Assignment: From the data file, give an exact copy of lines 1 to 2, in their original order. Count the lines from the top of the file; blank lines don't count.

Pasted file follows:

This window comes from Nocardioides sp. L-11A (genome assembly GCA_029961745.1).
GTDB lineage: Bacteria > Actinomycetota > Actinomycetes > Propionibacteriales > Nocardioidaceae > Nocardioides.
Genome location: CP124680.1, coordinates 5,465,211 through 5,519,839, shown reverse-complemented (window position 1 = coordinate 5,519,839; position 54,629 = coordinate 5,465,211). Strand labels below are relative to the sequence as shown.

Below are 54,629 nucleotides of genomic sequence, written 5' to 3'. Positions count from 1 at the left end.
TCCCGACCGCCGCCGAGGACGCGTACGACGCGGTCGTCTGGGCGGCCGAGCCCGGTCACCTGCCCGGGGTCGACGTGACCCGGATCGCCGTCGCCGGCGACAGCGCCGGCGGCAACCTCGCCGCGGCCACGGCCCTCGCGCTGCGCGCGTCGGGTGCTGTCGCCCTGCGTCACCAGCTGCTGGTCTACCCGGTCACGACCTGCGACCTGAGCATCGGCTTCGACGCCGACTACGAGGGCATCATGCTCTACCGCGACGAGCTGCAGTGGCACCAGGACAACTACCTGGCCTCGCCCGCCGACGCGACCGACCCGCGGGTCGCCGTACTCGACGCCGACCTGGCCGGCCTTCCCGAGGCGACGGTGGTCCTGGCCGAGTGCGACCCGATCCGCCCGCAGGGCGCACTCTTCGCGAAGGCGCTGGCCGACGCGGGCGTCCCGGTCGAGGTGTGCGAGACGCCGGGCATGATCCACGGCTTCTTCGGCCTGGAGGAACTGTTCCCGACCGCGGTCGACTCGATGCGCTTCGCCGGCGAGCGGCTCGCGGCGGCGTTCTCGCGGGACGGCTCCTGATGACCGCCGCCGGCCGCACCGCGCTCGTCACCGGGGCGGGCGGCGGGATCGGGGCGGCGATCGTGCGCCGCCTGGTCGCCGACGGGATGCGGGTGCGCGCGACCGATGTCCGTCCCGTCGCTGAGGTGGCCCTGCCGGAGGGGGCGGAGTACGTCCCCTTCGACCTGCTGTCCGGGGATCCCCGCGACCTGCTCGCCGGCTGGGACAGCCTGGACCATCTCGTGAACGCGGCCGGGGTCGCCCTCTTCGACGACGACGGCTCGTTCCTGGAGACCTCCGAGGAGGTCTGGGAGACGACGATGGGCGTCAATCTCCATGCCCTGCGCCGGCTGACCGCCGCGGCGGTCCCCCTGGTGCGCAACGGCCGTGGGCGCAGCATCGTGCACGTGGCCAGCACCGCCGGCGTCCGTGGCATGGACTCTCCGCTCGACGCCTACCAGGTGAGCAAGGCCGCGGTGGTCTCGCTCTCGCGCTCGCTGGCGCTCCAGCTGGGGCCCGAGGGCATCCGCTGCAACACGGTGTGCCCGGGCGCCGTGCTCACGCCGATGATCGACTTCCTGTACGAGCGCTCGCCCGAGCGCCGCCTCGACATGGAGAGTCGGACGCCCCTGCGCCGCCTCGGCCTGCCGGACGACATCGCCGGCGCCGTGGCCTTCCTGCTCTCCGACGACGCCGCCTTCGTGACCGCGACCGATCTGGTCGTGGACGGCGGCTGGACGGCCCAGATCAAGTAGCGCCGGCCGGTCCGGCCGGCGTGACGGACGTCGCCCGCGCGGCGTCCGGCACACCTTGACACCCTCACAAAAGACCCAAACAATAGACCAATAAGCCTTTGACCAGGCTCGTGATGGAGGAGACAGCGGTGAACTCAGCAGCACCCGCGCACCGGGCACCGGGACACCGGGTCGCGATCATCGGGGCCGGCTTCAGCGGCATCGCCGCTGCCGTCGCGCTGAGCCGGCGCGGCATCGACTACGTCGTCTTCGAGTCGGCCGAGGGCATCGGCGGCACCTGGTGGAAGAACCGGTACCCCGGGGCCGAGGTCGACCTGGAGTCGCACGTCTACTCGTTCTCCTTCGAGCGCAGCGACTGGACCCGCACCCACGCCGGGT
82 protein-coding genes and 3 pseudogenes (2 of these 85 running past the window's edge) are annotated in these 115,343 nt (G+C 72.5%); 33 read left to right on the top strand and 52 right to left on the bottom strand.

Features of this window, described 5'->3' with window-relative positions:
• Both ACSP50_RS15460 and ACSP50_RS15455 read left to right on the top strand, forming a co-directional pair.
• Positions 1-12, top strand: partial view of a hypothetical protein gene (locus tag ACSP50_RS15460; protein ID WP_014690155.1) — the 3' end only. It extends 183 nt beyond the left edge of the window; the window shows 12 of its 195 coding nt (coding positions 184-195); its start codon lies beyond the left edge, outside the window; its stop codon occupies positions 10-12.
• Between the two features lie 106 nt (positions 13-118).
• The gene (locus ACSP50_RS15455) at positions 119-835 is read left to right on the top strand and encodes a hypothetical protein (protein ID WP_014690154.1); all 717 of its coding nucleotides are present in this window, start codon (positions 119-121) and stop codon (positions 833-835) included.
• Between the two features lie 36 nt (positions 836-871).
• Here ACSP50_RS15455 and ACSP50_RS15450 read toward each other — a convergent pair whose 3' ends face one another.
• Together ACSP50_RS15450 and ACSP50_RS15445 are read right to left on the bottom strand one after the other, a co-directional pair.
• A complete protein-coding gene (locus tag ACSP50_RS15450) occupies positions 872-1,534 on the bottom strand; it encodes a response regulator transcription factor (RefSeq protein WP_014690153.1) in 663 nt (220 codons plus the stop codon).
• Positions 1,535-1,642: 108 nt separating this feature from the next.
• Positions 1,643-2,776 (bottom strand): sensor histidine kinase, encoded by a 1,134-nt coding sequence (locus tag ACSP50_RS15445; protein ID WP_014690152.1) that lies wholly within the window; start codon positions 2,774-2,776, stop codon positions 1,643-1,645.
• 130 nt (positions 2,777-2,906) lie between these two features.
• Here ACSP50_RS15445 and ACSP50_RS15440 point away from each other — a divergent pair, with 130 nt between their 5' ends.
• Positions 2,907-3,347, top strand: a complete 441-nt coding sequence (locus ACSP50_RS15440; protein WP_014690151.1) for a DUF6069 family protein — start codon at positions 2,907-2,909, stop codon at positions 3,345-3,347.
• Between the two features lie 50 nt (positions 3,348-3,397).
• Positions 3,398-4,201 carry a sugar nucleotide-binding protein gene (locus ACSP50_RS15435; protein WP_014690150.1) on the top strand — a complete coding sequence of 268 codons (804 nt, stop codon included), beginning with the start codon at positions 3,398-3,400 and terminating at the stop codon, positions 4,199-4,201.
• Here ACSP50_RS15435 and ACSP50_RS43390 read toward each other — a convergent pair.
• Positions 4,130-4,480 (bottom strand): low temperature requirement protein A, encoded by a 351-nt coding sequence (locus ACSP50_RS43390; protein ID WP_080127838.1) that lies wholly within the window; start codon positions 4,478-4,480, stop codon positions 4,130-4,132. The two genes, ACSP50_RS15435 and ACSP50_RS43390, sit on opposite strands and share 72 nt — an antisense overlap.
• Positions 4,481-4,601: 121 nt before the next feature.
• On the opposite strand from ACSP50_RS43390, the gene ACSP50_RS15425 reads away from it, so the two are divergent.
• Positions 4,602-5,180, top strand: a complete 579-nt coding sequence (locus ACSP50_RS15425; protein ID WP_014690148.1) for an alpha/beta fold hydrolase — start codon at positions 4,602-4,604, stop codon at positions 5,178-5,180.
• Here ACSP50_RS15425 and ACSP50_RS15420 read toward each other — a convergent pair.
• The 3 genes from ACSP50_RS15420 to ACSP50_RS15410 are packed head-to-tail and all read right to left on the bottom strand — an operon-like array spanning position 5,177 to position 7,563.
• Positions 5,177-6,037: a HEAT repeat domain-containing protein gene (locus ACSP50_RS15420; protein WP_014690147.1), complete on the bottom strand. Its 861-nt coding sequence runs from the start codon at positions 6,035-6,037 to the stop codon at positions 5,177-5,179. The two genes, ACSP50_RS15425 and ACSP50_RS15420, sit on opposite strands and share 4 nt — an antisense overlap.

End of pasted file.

This window comes from Nocardioides sp. L-11A (genome assembly GCA_029961745.1).
GTDB lineage: Bacteria > Actinomycetota > Actinomycetes > Propionibacteriales > Nocardioidaceae > Nocardioides.